THE WAY BACK (2020)
Whatever the merits of The Way Back, which had the misfortune to be released just as the Covid-19 pandemic/panic closed theaters, it has a shockingly generic title. The title seems to fit, as The Way Back is a shockingly generic film, one filled with tropes, lazy characterizations and pretty bad performances.
Former basketball phenom Jack Cunningham (Ben Affleck) is now a thoroughly dissolute man. Working construction, with an estranged wife and a terrible tragedy revealed as the film goes on, Jack's days begin and end with alcohol (he literally drinks a can of booze while showering). To say he's a functioning alcoholic is putting it mildly: given how much he actually drinks, it's a wonder he can even stand.
Nevertheless, his former Catholic high school thinks Jack will be the perfect coach to the struggling team for the remainder of the season. Jack reluctantly takes this apparently volunteer job (he still goes in to his construction job) and begins to slowly lead his ragamuffin team to victories. However, while it looks like his personal demons and alcoholism are put on hold, another tragedy triggers his own deep one and off the wagon he goes. Eventually forced out due to his alcoholism, Jack goes to therapy and rehab while his team wins one for their Coach Jack.
The Way Back is the first film I saw in an actual theater as movie houses slowly started reopening (don't tell the relatives, who assume anyone going to the movies now will drop dead before the end credits roll). As I watched The Way Back, a certain cynicism took hold thanks to screenwriter Brad Ingelsby's solid determination to make it some kind of inspiring redemption tale. It is not a good sign when, what is meant as a climatic three-point shot that will get Bishop Hayes High School to the playoffs, I started shouting "MISS! MISS!".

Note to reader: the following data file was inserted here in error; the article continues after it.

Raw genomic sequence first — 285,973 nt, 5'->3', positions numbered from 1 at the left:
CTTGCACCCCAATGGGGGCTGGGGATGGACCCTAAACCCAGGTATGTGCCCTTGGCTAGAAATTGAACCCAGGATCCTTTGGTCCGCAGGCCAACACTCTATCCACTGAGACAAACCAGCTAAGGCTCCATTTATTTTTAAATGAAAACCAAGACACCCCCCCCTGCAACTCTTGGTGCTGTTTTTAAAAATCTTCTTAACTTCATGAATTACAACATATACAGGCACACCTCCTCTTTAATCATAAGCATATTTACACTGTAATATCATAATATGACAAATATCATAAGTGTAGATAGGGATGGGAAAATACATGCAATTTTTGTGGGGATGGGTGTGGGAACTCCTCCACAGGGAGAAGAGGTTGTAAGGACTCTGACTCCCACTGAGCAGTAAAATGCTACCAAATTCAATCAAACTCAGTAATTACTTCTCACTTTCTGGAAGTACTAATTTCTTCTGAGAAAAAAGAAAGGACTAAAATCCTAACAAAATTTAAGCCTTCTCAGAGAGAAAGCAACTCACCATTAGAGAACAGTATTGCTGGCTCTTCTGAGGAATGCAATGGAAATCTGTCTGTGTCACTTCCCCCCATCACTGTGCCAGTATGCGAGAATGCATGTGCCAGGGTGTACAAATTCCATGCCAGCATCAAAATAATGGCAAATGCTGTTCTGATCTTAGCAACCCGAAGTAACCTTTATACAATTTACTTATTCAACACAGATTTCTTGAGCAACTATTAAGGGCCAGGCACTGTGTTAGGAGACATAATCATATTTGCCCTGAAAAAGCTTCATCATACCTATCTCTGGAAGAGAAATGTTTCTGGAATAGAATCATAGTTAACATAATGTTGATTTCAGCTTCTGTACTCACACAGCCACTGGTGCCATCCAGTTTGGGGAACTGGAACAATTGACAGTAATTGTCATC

The theater was empty, so it was all right.
The Way Back has a lot of tropes that almost make it play like a spoof of these "inspirational" sports films. The entire basketball team is comprised of kids from the Cliched School of Hip-Hop Teens. There's Kenny (Will Ropp) the ladies man who woos three cheerleaders simultaneously, Brandon (Brandon Wilson) the quiet player who is another phenom, Chubs (Charles Lott, Jr.) the jolly one who starts the team with a pre-victory dance, Marcus (Melvin Gregg) the tallest player who begs to return after being thrown off for being late. All the team players are stereotypical trash-talking, casually disrespectful young men who feel free to curse in front of the team's chaplain.
Most of The Way Back's subplot involves Brandon, but even that seems more like an afterthought, as if it was left over from a previous draft. We have a scene where Jack goes to Brandon's father to talk about getting recruited by universities and is instantly rebuffed. It's no surprise that at a climatic game Brandon's father shows up.
Brandon's story, like Jack's alcoholism or the reason behind it, seems to come and go whenever the film needs an injection of drama. Granted, I rarely if ever drink and may not understand Jack's tolerance for alcohol, but I find it incredibly hard to believe one scene where he apparently finished off what might have been a twenty-four pack as he rehearses his initial rejection of the coaching position and still managed to sound relatively coherent and steady on his feet.
I get that The Way Back wants to say that Jack is finding both redemption and purpose in his coaching, but for someone who was that deep into booze, his almost cold-turkey abstinence seems a bit hard to believe.
I did not see Ben Affleck give a performance as his performance seemed to consist of looking sad or yelling a curse storm in front of the kids. Again, I've never believed Ben Affleck is an actor though an excellent director. He was flat throughout, and when he tries to be deeper or dramatic such as with his estranged wife he never convinced me Jack was a troubled soul.
The interesting thing in The Way Back with regards to the basketball games is that we mostly get the final scores and very few actual games. This lack of games, along with the thinnest of characterizations for our cliched team members, robs this viewer of a truly vested interest in Bishop Hayes' basketball team. It's as if we are asked to care about them without knowing much if anything about them.
The Way Back brings to mind that Ben Affleck had been originally cast as Don Haskins in Glory Road until he dropped out, Josh Lucas replacing him in the lead role. Perhaps he now wanted his own basketball film. Unfortunately, everyone seems to have gotten lost in The Way Back.